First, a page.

The development of technology, despite rare exceptions, is an evolutionary process. Devices from year to year pass on to each other the most useful "genes" (read functions), and those that are incapacitated die out. Everything is according to the laws of natural selection. There are even mutations - take at least hybrids of tablets and laptops.
Surprises happen when companies suddenly decide to independently remove from the gene chain what they think is defective. This year, a war for survival was declared at once to two of the most popular connectors on earth at the same time - a 3.5 mm headphone jack and everyone's favorite USB. Apple
can be blamed for this - it is on it that lies most of the responsibility for opening the "era of adapters". First a MacBook with a single Type-C port, then an iPhone 7 with a single Lightning port and a tiny white cord included, then a MacBook Pro with four USB-C ports and no traditional USB.
Apple is Apple, and, naturally, competitors began to copy this approach. The Chinese LeEco, apparently inspired by leaks and rumors, even before the iPhone 7 went on sale, proudly rid their smartphones of the headphone jack. Ultrabooks easily go on sale without USB ports. According to rumors, the Galaxy S8 will also be deprived of the round headphone hole familiar to billions of people.
Port unification, they said. The future, they said. What did it all turn into? You can't plug regular headphones into an iPhone 7 or LeMax 2 without adapters. Without them, you can't insert a flash drive into your MacBook Pro. Not a mouse. No memory card from the camera. Here's what you need to do if you want to charge your iPhone 7 with the new MacBook Pro and still listen to music on your smartphone. Convenient is not the right word!
No joke, Google listed the headphone jack among the advantages of its Pixel smartphone on the website. It's funny, but you can't argue - really dignity. You can even overpay.
It should be understood that both the iPhone 7 and the MacBook are still wonderful devices, in many ways the best in their class, and whoever says otherwise is disingenuous. And digital universal ports are truly the future: through the same connector, you can transfer data, charge the device, and connect it to external monitors. But this future is out there somewhere. Where we roam our apartments in virtual reality helmets and ride electric cars. In the meantime, stock up on adapters.
One of the best smartphones in history has turned into one of the biggest flops. According to this plot, craftsmen from Hollywood can easily make a touching dramatic film.
Samsung Galaxy Note 7 was created to collect awards for the best smartphone of the year. The ultimate display, ahead of anything on the market. An outstanding camera, photos with which it is not a shame to decorate material in the media. Surprisingly thoughtful industrial design: The smartphone not only looks great, but also surprisingly compact with a huge screen. A huge amount of effort was invested in it, this is noticeable with the naked eye. The Note 7 had everything except non-exploding batteries.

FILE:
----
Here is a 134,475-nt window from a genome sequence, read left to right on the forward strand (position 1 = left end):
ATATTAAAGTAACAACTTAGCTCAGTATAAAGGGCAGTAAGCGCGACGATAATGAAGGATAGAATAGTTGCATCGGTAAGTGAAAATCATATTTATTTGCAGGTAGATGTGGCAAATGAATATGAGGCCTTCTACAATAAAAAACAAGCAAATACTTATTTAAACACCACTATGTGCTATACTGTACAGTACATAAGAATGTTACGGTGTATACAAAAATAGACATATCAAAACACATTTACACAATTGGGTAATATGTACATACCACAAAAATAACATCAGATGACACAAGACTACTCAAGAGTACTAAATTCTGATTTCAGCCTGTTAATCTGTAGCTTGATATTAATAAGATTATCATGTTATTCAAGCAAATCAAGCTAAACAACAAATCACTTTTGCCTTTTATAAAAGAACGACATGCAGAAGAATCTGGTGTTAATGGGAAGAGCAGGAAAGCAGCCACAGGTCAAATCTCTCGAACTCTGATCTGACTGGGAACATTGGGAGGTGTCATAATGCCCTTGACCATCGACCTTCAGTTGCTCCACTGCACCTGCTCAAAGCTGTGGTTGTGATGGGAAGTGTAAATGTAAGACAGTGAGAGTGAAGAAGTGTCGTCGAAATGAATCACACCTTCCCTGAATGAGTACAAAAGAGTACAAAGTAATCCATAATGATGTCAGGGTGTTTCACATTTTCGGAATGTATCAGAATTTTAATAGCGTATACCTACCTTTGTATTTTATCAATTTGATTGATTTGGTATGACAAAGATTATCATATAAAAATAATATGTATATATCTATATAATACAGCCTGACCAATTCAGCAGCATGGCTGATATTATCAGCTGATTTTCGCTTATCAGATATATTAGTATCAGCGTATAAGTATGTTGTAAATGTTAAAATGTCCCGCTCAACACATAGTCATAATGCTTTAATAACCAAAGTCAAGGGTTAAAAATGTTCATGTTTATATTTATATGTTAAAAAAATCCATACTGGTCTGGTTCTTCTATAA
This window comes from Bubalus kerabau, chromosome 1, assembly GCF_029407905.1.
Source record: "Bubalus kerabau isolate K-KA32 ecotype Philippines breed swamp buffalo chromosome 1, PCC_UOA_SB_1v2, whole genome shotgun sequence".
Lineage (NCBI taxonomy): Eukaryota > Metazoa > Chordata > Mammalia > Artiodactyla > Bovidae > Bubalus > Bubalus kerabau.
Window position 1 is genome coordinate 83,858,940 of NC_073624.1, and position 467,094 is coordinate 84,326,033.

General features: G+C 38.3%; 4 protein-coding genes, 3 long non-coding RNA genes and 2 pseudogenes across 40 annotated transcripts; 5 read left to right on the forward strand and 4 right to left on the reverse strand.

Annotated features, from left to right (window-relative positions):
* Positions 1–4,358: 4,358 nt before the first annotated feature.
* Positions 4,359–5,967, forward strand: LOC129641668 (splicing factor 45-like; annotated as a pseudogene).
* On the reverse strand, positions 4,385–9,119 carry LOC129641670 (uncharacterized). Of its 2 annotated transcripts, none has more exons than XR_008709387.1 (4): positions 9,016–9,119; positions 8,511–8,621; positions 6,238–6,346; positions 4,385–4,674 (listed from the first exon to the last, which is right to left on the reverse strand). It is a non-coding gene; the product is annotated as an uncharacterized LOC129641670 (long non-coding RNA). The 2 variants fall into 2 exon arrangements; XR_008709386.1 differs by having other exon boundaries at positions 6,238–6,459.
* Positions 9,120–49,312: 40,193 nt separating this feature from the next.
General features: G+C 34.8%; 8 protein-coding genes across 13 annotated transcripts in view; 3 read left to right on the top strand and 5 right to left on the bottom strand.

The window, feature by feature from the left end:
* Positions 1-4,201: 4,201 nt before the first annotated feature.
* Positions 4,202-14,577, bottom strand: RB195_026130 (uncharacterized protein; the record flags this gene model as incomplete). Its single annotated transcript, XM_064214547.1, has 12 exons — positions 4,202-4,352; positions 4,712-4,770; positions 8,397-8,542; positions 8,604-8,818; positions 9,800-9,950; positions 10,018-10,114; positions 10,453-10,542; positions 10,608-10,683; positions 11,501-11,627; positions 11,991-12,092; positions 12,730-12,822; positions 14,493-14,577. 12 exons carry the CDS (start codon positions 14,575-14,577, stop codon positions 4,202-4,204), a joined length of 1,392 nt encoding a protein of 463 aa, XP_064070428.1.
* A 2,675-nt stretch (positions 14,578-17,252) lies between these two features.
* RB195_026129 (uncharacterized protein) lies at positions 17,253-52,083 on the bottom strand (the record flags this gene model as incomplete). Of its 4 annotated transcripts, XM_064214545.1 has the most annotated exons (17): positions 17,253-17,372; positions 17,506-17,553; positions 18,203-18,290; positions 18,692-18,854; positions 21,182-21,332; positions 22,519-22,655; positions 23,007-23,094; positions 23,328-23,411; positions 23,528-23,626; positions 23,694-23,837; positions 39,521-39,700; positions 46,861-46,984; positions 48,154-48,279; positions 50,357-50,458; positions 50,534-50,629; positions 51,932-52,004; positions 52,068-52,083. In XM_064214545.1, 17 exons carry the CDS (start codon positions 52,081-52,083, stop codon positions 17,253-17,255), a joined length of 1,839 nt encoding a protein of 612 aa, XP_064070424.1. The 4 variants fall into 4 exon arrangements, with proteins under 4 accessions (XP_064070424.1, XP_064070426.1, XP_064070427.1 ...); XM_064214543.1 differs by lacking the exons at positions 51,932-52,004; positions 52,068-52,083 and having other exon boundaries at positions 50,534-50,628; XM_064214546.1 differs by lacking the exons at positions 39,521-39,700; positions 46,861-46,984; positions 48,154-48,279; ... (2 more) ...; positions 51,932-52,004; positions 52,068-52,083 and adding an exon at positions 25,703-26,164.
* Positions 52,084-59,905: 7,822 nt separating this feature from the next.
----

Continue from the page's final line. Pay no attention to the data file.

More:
The saga began with a couple of news that somewhere in China, a Galaxy broke out when it was being charged with a non-original charger. Then the catastrophe, in principle, did not bode well: smartphones sometimes light up, it happens, and it happened at one time even with the iPhone. But then the scandal began to flare up at the speed of a forest fire.
The number of explosions is growing. "Non-original" chargers have nothing to do with it - the problem is in the phone batteries. One of the buyers burned down the car in which he was loading his Note. At airports, it is forbidden to carry a smartphone on board aircraft.
Airlines have banned the use of the Samsung Galaxy Note 7 smartphone on their flights due to the threat of an explosion on the device © George Frey
A blow to your reputation. Billions of dollars have been lost. Internet memes.
Samsung hastily recalls smartphones and replaces them with new, supposedly safe ones. The only difference between "safe" smartphones and "dangerous" ones is that they come in a box with a special mark - they explode in the same way. Sales are winding down. The Note 7 cannot be saved. Sorry.
What does the Galaxy Note story teach? Sometimes ambition can lead to a minefield.
Virtual reality is like an abstract “bright future”: it seems about to come, but this “just about” has been going on for many years. 2016 had all the chances to become a new starting point. Three helmets went on sale at once, in theory really capable of changing the state of affairs: Oculus Rift, HTC Vive and PlayStation VR. All three are good in their own way, but there is practically no need to buy any of them.